July 31: In a report published recently, North Korea appeared to be building a new missile recognised as one or two-liquid fueled intercontinental ballistic missile at there research centre located at the outskirt area of Sanumdong of Pyongyang.
Experts says, “Liquid-fueled rockets are harder to store and move than solid-fuel rockets because the fuel is more volatile”. The volatility of liquid fuel can cause missiles to fail in launch and the fuel has to be stored separate from the missiles, causing a decrease in military readiness. Liquid fueling can also take a fairly long time to complete, giving US spy satellites a period of time to see launch preparations underway. Solid-fueled missiles can be very quickly launched giving the US very limited warning”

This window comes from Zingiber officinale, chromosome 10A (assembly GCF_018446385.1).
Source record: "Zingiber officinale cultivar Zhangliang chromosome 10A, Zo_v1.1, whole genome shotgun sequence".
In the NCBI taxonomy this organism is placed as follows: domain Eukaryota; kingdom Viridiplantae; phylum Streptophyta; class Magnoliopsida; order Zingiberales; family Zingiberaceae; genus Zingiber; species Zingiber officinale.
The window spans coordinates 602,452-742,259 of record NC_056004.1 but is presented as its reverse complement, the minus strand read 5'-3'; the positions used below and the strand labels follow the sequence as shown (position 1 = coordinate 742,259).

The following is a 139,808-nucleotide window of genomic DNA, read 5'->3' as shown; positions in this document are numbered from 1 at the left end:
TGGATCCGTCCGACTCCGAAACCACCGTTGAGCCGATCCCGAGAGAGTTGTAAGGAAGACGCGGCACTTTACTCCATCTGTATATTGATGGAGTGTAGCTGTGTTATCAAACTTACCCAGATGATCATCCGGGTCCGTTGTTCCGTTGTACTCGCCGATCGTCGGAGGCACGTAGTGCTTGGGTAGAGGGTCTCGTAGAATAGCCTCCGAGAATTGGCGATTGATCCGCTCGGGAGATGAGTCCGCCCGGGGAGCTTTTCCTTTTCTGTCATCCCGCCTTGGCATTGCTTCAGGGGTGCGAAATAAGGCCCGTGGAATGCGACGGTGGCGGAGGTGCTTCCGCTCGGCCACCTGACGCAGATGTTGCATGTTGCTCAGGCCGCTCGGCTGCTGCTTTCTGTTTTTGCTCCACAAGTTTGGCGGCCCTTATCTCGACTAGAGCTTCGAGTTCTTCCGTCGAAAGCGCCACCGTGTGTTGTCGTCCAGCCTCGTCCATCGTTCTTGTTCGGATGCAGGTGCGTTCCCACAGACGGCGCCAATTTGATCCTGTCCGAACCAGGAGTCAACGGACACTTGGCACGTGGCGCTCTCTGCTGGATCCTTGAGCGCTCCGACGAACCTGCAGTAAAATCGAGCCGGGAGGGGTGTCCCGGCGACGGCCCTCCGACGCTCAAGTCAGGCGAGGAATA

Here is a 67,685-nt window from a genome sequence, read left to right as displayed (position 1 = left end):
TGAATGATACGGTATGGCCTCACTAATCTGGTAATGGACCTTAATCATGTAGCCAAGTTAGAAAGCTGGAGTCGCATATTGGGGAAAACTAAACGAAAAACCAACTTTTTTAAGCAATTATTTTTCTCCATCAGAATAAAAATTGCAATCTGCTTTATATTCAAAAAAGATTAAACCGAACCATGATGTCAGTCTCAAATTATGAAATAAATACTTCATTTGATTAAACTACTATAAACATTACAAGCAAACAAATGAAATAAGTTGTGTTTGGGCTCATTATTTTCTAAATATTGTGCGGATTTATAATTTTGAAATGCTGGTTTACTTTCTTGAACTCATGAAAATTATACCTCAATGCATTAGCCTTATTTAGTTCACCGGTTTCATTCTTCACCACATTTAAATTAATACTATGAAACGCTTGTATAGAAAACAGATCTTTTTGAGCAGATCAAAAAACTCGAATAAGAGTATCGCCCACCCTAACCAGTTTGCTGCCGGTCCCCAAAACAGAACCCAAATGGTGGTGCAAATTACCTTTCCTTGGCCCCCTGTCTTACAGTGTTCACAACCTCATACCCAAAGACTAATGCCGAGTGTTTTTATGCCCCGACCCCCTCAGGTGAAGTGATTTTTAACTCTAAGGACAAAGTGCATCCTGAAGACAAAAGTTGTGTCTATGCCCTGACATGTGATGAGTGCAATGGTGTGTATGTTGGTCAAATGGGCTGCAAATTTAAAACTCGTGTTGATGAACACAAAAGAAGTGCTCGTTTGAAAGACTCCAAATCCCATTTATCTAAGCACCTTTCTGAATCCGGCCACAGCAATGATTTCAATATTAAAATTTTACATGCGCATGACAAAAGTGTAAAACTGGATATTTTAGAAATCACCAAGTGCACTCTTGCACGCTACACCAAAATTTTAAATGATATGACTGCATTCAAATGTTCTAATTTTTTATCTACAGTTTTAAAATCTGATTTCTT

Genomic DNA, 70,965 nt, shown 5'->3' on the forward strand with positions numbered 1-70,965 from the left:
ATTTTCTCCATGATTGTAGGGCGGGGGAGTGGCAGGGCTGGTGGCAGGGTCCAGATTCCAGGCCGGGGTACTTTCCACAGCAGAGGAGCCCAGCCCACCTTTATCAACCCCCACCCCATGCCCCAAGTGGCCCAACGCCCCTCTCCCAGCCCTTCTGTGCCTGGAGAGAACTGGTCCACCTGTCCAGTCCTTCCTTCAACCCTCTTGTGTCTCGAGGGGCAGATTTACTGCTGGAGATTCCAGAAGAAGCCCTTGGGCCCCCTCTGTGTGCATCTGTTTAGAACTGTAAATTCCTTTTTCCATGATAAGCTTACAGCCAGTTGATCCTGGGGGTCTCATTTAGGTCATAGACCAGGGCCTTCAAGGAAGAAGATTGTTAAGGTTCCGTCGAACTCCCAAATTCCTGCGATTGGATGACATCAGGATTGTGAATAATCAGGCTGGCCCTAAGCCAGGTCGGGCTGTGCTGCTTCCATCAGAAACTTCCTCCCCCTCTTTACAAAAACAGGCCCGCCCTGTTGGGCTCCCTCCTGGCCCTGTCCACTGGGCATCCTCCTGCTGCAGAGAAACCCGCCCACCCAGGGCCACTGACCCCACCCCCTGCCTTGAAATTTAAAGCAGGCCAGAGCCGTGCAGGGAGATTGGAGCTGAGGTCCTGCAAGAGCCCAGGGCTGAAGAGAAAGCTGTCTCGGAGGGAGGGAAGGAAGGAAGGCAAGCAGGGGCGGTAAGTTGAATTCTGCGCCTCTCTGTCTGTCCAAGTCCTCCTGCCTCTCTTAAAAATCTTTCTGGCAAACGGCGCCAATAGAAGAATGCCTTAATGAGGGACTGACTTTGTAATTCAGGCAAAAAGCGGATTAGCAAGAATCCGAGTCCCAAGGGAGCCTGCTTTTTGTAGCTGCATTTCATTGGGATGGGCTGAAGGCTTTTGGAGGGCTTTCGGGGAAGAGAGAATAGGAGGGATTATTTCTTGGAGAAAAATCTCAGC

Following this, US President Donald Trump Said, “North Korea has begun the process of dismantling a key missile site, and we appreciate that”. The intelligence community has publicly stated that it has seen signs of continued activity, including at fuel plants.
The Pyongyang Korean Factory has produced two Hwasong-15 ICBMs which is North Korea’s longest-range missiles.